/ Food & Drink

What’s your pancake of choice?

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Shrove Tuesday also means it’s Pancake Day. But a pancake can take many different forms – it could be a crêpe, drop scone or oatcake to name a few. So are you partial to a pancake, and what would be your pancake of choice?

I’m a fan of breakfast for dinner. It’s quick and easy, and can be sweet or savoury. It’s also probably the one meal that I can thank for sustaining me throughout uni, and I have great memories of late-night diner stops on cross-country road trips chowing down on an all-day breakfast.

So when there’s a day devoted to pancakes, I’m in.

The question I’ve been asked recently, though, is what kind will I be making?

Pancake traditions

Instinctively my mind’s eye flashes to a sky-high stack of fluffy flapjacks – yes flapjacks, and I don’t mean the oat-based golden syrup cakes 🙂

My first experience of pancakes in the UK was quite surprising when I ordered a ‘stack of flapjacks’ they looked quite different to what I’d expected.

But posed with the question, I’m tempted by personal favorites other than a hotcake. The German potato pancakes smothered with applesauce, and lefse slathered with butter and sugar graced my childhood, thanks to my heritage.

My grandma always made the point to us that a crêpe is a crêpe, and a pancake is a pancake, period (and not to forget the accent). Childhood friends introduced me to latkes, blinis and ebelskivers.

Life abroad brought okonomiyaki into my life. And a recent culinary exploration has led me to variations on the classics, like stuffed pancakes (of the fluffy variety).

Recently, I’ve realised I’ve inadvertently been led to search far and wide for the perfect pancake. Although I’ve never gone so far as undertaking a pancake-eating challenge – like that at the infamous Seiad Valley Café in California where they serve up close to 9-pounds of pancake.

Pancake preferences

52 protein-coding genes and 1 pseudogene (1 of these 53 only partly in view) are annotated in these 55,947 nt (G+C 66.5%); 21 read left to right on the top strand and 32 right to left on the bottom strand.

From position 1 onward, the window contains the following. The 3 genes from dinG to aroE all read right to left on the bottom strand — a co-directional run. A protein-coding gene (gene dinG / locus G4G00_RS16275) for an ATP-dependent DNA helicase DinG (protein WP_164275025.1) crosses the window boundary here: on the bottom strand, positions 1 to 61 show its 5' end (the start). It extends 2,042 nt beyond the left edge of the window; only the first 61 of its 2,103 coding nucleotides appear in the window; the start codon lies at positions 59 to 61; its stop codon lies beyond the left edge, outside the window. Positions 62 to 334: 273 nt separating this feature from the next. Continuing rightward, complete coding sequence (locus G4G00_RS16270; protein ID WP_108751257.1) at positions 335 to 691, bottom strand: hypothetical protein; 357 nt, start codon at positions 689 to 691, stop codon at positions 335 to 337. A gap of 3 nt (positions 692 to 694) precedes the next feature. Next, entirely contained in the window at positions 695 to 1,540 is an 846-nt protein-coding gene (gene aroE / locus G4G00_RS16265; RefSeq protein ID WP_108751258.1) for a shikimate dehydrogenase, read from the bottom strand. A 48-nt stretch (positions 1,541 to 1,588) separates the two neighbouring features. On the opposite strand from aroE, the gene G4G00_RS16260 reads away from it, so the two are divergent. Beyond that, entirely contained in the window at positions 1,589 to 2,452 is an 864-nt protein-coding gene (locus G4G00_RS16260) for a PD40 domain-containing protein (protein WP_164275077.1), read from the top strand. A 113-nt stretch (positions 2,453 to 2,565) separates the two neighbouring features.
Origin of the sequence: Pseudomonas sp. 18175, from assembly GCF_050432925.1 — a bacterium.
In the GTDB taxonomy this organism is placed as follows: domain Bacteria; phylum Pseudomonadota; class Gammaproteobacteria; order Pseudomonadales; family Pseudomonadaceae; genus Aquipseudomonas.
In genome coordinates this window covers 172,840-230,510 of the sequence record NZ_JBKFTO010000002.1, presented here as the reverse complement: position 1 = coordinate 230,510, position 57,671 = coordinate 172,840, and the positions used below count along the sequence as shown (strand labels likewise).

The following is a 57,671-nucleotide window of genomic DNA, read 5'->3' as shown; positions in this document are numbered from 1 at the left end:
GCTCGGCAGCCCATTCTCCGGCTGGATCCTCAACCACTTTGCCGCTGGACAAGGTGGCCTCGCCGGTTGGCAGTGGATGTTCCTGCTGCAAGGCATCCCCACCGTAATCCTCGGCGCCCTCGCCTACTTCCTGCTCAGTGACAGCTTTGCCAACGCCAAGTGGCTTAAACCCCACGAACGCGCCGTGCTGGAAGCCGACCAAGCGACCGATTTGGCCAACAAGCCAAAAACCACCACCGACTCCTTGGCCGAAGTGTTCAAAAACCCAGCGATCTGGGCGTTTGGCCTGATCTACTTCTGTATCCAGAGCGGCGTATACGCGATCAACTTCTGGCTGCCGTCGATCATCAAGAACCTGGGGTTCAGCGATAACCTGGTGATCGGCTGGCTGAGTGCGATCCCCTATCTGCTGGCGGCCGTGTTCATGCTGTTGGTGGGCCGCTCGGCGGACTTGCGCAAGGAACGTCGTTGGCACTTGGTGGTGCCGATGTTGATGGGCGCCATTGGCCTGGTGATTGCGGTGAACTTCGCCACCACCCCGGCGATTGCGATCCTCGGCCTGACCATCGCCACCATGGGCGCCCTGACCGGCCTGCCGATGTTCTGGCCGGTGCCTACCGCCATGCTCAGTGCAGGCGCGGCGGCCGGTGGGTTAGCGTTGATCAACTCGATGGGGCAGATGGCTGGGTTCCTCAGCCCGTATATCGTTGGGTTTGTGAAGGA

I know I’m woefully short of having tried every variation. But through all my sampling and batter preparing, I’m convinced that pancakes are a sort of cultural comfort staple and that the definition of what makes a pancake is delightfully fluid.

I have my skillet and spatula at the ready for Shrove Tuesday, but I’m curious if I’m the only one pondering what sort of pancake to create.

When you start flipping batter, will you go for family tradition or an untested recipe? What variations should we all be trying out?


We regularly had dosas while on holiday in Kerala, India. They are like crispy crêpes but you have them with savoury chutneys. I’m definitely more savoury than sweet when it comes to fillings, too – something like mozzarella and ham.

I love chapatis as well, Melanie. There is a restaurant in Edinburgh that does a delicious Saturday buffet lunch and they always have the most delicious chapatis to go with your meal. I could easily make them my staple food.

All crepes are pancakes, all chapatis are pancakes, but all pancakes aren’t crepes or chapatis. We’re not there yet with syllogisms.

I have two pancakes days a year, Chandeleur (Candlemas) and Mardi Gras. That’s the official ones, and there are also plenty of ad hoc ones throughout the year. I like Delia Online’s basic pancakes recipe (tried and tested 25 days ago), and on that day I had all my pancakes sprinkled with sugar and lemon juice. Sometimes the simple thing is what you need, and again, and again, and again. So tomorrow I’m likely to have that again, and again…

I don’t know why something as simple as pancakes – flour, egg, milk – sugar and fresh lemon juice should be so appealing but in our case it is more, more…… Make them thin, fry in very minimal light oil or fat – just a smear – and eat them fresh.

I had not seen this new Convo when I put this in The Lobby.

Just a little sugar and lemon juice on mine please.

Sultanas into flour add milk and eggs when cooked spread with butter and sprinkle with sugar add lemon juice finally roll up and enjoy !!!

I cheated this year and bought my pancakes (crepes, from Waitrose), and disguised them in orange juice sauce: crepes suzettes. It was good, I thought. The pancakes as good as anything I could make.

I used to make my own pancakes, allowing 5-6 per person. As thin as possible, and I prefer them with just a shake of sugar, then rolled up and eaten. No lemon juice for me. One of these days I may have the energy to make them again…

Anyone planning on flipping pancakes tonight? I spotted that Suffolk Fire & Rescue have popped out a kitchen fire safety warning for those cooking pancakes tonight – flip with caution 🙂

I’ve picked up some lemons, sugar, raspberries, maple syrup, bananas and Nutella for a pancake feast tonight.

What time shall we come round, Lauren? 🙂
We’ll be doing our own flippin’ pancakes, but just sugar and lemon juice for us. As Lone says, thin is the secret, and a hot pan with the smallest trace of oil. Mum used lard when I was young.